Washington (June 24, 2002) -- The Securities and Exchange Commission filed accounting fraud charges against former senior executives of Rite Aid Corp., alleging that the drug store overstated its income by massive amounts in every quarter from May 1997 to May 1999.
The complaint, filed in federal court in Harrisburg, Penn., charges former chief executive Martin Grass, former chief financial officer Frank Bergonzi and former vice chairman Franklin Brown with conducting a wide-ranging accounting fraud scheme that ultimately forced the company to restate its pre-tax income by $2.3 billion and net income by $1.6 billion, the largest restatement ever recorded, the SEC said Friday.
The complaint also charged that Grass caused Rite Aid to fail to disclose several related-party transactions and that Grass fabricated Finance Committee minutes for a meeting that never occurred in connection with a corporate loan transaction. In addition to civil penalties against Grass, Bergonzi and Brown, the Commission wants the trio to return their annual bonuses and to bar them from serving as an officer or director of a public company.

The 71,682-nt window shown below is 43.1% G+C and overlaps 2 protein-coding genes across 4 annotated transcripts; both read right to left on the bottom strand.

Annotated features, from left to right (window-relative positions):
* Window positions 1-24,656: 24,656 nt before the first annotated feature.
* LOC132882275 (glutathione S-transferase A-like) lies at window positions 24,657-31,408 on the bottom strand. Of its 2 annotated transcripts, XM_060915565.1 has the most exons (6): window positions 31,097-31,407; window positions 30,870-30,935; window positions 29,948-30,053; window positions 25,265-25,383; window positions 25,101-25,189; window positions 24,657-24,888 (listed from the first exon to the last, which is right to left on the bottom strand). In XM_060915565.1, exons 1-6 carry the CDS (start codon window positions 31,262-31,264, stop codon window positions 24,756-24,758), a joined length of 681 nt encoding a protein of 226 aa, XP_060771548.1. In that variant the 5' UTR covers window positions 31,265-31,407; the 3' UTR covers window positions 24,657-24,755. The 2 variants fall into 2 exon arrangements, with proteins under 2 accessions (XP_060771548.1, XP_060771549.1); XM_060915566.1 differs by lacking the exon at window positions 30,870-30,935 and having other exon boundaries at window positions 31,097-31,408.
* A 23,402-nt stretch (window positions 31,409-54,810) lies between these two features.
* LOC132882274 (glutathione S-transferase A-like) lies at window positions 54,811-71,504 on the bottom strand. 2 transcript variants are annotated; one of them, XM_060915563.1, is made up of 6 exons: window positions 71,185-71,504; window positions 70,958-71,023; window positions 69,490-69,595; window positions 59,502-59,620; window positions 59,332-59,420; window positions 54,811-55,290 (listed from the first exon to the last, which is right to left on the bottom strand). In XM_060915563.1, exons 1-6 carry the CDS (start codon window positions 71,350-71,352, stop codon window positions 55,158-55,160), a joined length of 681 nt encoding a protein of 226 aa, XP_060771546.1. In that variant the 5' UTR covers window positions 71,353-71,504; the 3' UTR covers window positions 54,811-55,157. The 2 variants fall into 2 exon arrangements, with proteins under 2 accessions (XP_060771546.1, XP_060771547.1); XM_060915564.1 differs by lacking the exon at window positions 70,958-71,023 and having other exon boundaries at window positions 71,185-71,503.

"Rite Aid's former senior management employed an extensive bag of tricks to manipulate the company's reported earnings and defraud its investors," said Wayne M. Carlin, Regional Director of the Commission's Northeast Regional Office. "The Commission's enforcement action, and the related criminal prosecutions demonstrate that there will be no refuge for corporate executives who commit this kind of wrongdoing."
The three men could face five to 10 years in jail, per charge, according to published reports.
Meanwhile, the Commission said it settled administrative cease-and-desist proceedings against Rite Aid and against Timothy Noonan, the company's former Chief Operating Officer. Under the agreements, neither the company nor Noonan admitted or denied guilt.
-- Electronic Accountant Newswire staff
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